The independent action of the working class with its own class methods and hopefully more and more with its own class demands is of cardinal importance for the future of the movement. For the moment, it seems only the so-called autonomous unions go with the popular uprising, while the official unions were more reluctant. But now, as these lines are being written on Monday the 11th, 20 unions of the Tizi Ouzou wilaya (province) affiliated to the official federation Union génerale des travailleurs algériens (General Union of Algerian Workers-UGTA) have clearly come out against the fifth term of Bouteflika. All these are extremely important signs. Elements of the regime are defecting to the side of the masses. Most importantly, the working class is gaining its independence. Only to the extent that the working class becomes an independent driving force of the uprising will the future of the movement be guaranteed and to that extent the selling out of the struggle by moderate upper class forces be prevented.
The Algerian revolution, when it becomes a reality, will need all the different popular classes and strata, including the poorer strata of the petty-bourgeoisie. However, a working class mark upon the revolution is needed for the sustainability of the revolution. This was also the case of Tunisia and Egypt. In the case of Tunisia, the initial source of the revolution owed its momentum to the poverty and unemployment from which an overwhelming sector of the youth suffered in what is called “the interior” of the country (as opposed to the coastline, which at least has the advantage of tourism). And when the revolution took off in earnest, the UGTT, the powerful trade union federation, played the role of chief organiser and as home to revolutionaries. In Egypt, one and a half million workers abandoned the official unions in which they had been regimented to form new independent ones. And there was a widespread strike movement that clearly precipitated Hosni Mobarak’s fall.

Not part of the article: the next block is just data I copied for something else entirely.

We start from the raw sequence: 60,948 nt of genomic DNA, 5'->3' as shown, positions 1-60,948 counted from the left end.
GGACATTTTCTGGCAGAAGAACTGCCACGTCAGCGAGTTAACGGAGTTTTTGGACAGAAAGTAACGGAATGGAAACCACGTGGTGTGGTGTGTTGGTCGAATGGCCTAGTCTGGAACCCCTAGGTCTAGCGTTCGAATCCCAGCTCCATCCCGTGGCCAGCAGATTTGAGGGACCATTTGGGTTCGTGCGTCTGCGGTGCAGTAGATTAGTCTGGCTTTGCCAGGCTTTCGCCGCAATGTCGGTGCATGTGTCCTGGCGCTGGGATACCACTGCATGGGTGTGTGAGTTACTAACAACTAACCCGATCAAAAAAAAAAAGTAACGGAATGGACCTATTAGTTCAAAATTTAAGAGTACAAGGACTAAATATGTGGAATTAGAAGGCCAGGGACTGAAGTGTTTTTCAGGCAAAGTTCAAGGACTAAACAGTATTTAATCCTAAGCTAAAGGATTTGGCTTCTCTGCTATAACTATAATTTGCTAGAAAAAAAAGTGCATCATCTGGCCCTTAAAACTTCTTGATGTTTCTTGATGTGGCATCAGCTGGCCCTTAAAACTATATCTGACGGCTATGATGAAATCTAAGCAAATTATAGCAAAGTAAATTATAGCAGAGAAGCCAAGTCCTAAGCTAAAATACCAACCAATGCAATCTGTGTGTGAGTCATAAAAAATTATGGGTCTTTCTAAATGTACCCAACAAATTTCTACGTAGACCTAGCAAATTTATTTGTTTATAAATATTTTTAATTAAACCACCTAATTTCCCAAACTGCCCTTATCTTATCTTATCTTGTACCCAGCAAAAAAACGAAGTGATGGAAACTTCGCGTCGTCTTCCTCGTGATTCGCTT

Third, the working masses have suffered seriously in the last decade as the Third Great Depression wrought its havoc on the Algerian economy, most palpably in the form of the fall in the price of oil and natural gas. So the uprising has socio-economic roots as well as political causes. However, these are not yet directed towards the rule of the bourgeoisie, but rather to “corruption”. A class-conscious reaction will take time to emerge.
Yet despite these limits, the transition to a fully-fledged revolution has started, in our opinion, in Algeria. The reason is that the mass movement is discussing and debating the modalities of the formation of new state structures. It is not only revolting against its suffering, but taking things in its own hands and reflecting on a new constellation of elements of political power. It is yet too early to call it a revolution, but the tendency is clearly there. This is the most important point. The question of power has already been posed. Whether the working class will throw up, in the course of this struggle, organisations (councils, factory committees, and, most importantly, a revolutionary party) that can serve as the basis for a transfer of power from one class into another is yet to be seen. Once set in motion, a revolution with this kind of mass support has the potential to last several years. So no one can predict the final outcome, should the mass uprising become a revolution.